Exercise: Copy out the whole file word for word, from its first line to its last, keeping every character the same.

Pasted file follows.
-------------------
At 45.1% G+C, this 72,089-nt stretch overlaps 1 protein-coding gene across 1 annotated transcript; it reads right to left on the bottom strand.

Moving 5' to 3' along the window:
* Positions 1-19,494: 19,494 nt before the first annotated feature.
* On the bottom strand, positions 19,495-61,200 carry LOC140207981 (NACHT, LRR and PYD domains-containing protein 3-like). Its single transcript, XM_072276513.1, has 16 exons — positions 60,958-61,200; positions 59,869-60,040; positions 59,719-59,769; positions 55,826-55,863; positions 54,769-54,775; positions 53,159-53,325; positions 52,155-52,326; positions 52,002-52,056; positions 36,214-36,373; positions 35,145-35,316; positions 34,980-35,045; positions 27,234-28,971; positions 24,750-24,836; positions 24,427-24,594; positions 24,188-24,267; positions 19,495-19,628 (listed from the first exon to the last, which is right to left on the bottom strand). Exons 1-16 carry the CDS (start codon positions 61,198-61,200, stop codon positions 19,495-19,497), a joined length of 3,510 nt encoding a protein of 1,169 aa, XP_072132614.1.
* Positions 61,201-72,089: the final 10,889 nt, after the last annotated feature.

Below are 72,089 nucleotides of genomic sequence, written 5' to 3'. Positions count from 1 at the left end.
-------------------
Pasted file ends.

At 45.1% G+C, this 72,089-nt stretch overlaps 1 protein-coding gene across 1 annotated transcript; it reads right to left on the bottom strand.

Moving 5' to 3' along the window:
* Positions 1-19,494: 19,494 nt before the first annotated feature.
* On the bottom strand, positions 19,495-61,200 carry LOC140207981 (NACHT, LRR and PYD domains-containing protein 3-like). Its single transcript, XM_072276513.1, has 16 exons — positions 60,958-61,200; positions 59,869-60,040; positions 59,719-59,769; positions 55,826-55,863; positions 54,769-54,775; positions 53,159-53,325; positions 52,155-52,326; positions 52,002-52,056; positions 36,214-36,373; positions 35,145-35,316; positions 34,980-35,045; positions 27,234-28,971; positions 24,750-24,836; positions 24,427-24,594; positions 24,188-24,267; positions 19,495-19,628 (listed from the first exon to the last, which is right to left on the bottom strand). Exons 1-16 carry the CDS (start codon positions 61,198-61,200, stop codon positions 19,495-19,497), a joined length of 3,510 nt encoding a protein of 1,169 aa, XP_072132614.1.
* Positions 61,201-72,089: the final 10,889 nt, after the last annotated feature.

Below are 72,089 nucleotides of genomic sequence, written 5' to 3'. Positions count from 1 at the left end.